Sales & Marketing: Selling to “Online” Homeowners Takes New Communication Skills
 
September 2nd, 2007

Why it takes more than a website to build an online business

By David Lupberger

September-October 2007

Years ago, it was pretty simple for home improvement professionals to market their services to new customers. They bought an expensive ad in the yellow pages in hopes of someone calling. That was before the internet began changing our society and the very way commerce is conducted in the world.

From the advertiser’s point of view, we can target our advertising and marketing messages. And not only are clients referring us to people they know—countless others have access to the good and bad experiences they’ve had with us.

On the customer side, your potential clients are becoming more internet savvy—and even internet dependent. Today’s homeowner expects to do all the above in a matter of minutes. The internet is a tool for them to see more, learn more and connect faster to those in your business than ever before. It’s educating them on the details of the industry and the impressions—good, bad, fair and unfair—that were left with previous clients. The information available about your business is growing as fast as the opportunities for you to grow with it.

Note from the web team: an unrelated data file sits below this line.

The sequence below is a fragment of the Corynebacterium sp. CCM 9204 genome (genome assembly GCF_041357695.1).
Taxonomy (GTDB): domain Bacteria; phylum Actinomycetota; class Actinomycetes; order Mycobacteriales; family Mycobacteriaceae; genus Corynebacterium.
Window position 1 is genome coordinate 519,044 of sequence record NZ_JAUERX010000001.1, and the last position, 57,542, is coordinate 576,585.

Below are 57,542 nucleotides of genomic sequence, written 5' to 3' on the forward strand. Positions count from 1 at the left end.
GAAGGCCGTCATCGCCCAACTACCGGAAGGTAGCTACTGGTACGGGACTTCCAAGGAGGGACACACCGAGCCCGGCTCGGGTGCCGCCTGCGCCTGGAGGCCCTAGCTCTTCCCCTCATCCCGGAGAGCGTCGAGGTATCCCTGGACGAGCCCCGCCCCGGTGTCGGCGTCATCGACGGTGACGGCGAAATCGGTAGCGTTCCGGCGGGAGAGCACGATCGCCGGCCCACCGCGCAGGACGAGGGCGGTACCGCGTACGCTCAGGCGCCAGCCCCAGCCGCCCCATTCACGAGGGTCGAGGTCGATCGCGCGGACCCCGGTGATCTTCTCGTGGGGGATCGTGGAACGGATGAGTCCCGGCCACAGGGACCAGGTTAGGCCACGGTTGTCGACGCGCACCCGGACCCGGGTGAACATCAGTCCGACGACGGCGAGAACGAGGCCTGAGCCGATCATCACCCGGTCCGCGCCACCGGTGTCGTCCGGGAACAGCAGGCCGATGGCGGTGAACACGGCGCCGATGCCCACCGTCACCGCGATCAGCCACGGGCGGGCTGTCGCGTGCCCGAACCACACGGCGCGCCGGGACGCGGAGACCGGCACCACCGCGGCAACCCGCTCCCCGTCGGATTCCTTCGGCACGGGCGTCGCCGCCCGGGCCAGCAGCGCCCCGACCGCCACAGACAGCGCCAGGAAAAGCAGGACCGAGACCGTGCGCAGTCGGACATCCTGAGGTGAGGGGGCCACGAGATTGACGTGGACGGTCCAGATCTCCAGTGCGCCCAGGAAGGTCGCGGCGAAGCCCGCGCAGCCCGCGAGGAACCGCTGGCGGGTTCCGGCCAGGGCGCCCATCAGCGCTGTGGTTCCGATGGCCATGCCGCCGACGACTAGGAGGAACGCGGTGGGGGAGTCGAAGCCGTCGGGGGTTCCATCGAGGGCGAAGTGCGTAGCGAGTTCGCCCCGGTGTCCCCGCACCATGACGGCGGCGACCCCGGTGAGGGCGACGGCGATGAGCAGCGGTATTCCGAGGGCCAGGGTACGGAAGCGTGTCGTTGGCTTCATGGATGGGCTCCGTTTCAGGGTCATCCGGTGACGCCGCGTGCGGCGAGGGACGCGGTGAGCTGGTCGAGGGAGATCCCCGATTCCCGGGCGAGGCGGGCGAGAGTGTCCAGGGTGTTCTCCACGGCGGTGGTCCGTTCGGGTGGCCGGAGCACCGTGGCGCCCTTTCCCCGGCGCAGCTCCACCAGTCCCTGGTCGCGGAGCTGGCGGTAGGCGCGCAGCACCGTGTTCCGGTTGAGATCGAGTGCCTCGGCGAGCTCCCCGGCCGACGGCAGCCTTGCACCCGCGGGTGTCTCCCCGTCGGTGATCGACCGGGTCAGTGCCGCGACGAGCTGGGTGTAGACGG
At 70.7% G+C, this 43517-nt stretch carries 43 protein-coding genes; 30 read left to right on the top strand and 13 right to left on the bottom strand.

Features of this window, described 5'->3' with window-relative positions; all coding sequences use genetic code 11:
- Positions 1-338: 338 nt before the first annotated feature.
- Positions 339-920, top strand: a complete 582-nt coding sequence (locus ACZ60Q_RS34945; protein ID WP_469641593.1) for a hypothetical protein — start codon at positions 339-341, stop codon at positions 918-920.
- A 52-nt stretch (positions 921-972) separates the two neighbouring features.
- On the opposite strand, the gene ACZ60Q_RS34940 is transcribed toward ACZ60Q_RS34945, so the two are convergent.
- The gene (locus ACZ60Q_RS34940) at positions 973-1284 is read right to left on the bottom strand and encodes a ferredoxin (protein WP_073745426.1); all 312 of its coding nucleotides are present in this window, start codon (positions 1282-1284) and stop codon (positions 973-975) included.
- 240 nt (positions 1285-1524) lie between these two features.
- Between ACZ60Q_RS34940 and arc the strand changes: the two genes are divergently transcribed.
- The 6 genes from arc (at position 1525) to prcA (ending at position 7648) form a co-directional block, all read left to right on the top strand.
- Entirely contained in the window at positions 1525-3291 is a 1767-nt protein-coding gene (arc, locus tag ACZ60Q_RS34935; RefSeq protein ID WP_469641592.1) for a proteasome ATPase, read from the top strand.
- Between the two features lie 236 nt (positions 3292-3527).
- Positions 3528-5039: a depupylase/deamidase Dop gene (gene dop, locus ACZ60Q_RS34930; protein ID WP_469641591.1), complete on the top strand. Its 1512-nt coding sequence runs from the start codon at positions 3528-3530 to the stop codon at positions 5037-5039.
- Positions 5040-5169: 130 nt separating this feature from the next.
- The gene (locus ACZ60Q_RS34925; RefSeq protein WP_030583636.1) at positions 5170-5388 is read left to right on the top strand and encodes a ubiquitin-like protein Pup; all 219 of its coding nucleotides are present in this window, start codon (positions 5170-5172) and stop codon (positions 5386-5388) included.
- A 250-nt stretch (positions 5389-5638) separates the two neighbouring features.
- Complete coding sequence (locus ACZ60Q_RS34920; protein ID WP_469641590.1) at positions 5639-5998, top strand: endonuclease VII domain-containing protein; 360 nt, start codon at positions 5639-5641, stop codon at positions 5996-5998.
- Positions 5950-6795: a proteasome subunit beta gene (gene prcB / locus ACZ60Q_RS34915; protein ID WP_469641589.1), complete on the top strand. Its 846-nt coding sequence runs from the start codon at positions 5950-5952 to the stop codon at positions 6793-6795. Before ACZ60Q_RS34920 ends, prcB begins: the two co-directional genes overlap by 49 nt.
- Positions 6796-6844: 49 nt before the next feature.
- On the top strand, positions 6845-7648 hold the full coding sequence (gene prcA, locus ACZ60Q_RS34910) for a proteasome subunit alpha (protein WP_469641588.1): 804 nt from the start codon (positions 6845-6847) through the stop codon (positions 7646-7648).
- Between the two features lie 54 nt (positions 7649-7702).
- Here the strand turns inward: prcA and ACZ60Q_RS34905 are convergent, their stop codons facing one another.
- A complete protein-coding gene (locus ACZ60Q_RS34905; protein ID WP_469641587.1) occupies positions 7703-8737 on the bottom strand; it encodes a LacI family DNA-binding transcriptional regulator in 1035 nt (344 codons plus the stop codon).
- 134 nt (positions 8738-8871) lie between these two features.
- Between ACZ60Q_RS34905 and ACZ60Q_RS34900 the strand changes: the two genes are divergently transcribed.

Golden Opportunities

The internet also allows businesses to market services to target customers. You don’t need to pay for 10,000 direct mail pieces in hopes of getting a few jobs in return. Expensive advertising in “offline” media might still be a way to reach thousands of people at once. But the internet connects businesses to those who actually need a specific service.

“As more people use the internet for services like ours, the more we see home service professionals decreasing or eliminating their ‘traditional’ means of advertising,” said Michael Beaudoin, co-CEO and co-founder of ServiceMagic.com, the nation’s leading online referral source for homeowners looking to connect with home service professionals. The company processed 2.4 million service requests from online homeowners in 2006—up from 1.7 million the year before. The company also gives each member of its network the opportunity to build an online profile to deliver the details sought after by consumers.

“This year alone we expect the professionals in our network to turn more than $1.2 billion in projects from the leads we’re generating for them,” Beaudoin said. “Today’s homeowners are definitely getting used to finding what they need online.”

As more of the internet generation become homeowners, these numbers will continue to grow. Traditional advertising (what’s now known as “offline” marketing) is still effective. But to get the most of your advertising dollar and to target the “online” homeowner, new methods of client acquisition—and even client interaction—must be considered.

So, here are some ideas that might give you just enough to go on and some key terms you should have in your vocabulary.

A website is just the beginning